Back to school!  Day one already completed.  The brain has had to shift into gear after a two-week break as I continue pondering on which journeys we will take this nine weeks.  We have so many places to go!

  1. Write the history of our school.
  2. Research society’s impact on gender roles (will kick this off with a Socratic Seminar).
  3. Travel back in time and explore gender roles in literary pieces.
  4. In essence, write three papers.

In addition, on this journey we will welcome another Tour Guide as I will have a student intern this spring.

We began this new grading period with several entries in our Writer’s Notebook (I say we…for I write with them…by jigsawing four topics.  Up and moving, they were…gave them a chance to chat on this our first day back) and  a Word-of-the-Week. For our first word, I chose harbinger, for this first day back is a sign that the end for my five classes of seniors that May 15 (graduation day) is quickly approaching.  Word-of-the-Week is a different approach than I have taken before, an approach I am trying to assist in my obtaining my personal professional goal of teaching vocabulary using more methods.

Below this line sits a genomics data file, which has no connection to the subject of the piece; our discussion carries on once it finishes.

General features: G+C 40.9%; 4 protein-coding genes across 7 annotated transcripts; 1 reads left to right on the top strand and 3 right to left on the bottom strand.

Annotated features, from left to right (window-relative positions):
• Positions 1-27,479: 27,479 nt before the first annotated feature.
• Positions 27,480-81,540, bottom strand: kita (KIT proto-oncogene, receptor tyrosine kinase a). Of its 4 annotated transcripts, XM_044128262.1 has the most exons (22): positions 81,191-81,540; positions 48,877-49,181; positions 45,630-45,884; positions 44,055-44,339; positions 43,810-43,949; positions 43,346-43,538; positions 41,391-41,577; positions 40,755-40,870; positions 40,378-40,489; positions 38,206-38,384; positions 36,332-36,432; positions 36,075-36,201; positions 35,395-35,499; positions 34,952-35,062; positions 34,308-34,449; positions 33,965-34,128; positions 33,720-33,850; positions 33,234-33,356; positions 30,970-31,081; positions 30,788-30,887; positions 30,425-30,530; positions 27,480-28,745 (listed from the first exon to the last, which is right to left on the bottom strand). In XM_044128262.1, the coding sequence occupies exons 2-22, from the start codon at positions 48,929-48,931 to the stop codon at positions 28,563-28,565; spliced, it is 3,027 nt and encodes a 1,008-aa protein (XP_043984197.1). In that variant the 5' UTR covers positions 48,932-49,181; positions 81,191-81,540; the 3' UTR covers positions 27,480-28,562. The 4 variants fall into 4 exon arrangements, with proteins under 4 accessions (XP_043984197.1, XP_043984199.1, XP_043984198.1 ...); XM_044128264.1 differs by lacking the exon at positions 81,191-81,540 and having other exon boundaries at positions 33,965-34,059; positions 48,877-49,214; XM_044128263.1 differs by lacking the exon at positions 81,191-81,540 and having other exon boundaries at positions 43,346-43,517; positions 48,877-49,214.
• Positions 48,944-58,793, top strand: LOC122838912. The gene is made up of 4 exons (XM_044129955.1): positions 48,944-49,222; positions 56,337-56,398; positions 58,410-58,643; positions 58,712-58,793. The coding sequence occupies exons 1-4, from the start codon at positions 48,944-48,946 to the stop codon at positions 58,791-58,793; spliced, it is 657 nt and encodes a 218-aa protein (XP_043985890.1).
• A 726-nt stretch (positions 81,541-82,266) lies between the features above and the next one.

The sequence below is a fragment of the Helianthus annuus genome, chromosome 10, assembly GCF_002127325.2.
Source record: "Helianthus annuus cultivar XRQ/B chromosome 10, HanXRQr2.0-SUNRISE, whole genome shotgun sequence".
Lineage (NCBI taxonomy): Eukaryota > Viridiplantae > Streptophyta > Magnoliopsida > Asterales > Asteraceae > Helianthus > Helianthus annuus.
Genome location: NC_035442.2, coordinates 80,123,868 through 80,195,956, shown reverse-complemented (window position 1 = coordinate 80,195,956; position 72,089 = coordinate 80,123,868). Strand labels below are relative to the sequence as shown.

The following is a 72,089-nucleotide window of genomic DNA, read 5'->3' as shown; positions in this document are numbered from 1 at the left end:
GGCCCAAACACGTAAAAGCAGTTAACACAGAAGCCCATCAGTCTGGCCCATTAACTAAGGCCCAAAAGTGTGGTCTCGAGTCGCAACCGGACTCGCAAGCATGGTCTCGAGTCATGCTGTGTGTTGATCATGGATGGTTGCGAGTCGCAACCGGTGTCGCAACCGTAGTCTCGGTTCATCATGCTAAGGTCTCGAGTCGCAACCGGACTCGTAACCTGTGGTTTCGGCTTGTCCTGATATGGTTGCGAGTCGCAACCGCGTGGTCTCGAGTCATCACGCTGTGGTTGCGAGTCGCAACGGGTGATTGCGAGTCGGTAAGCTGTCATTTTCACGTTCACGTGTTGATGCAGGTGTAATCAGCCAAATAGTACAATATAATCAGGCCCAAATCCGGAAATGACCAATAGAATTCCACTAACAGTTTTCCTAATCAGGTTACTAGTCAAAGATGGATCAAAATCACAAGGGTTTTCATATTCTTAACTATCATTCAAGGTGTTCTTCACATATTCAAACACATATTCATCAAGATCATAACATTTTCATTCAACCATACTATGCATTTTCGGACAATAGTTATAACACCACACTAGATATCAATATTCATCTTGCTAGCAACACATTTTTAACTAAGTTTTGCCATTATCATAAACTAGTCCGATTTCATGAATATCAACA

Again, this time, I also started off with my asking each to take the My One Word Challenge.  When asked to share, several shared in one class, touching my heart with how much thought and emphasis on self-growth they wanted to reach this year.  A very good thing! This was also an opportunity for me to share my life with them as I related my choice of words over the last five years.  It was a good lesson…a good time spent with my kids today.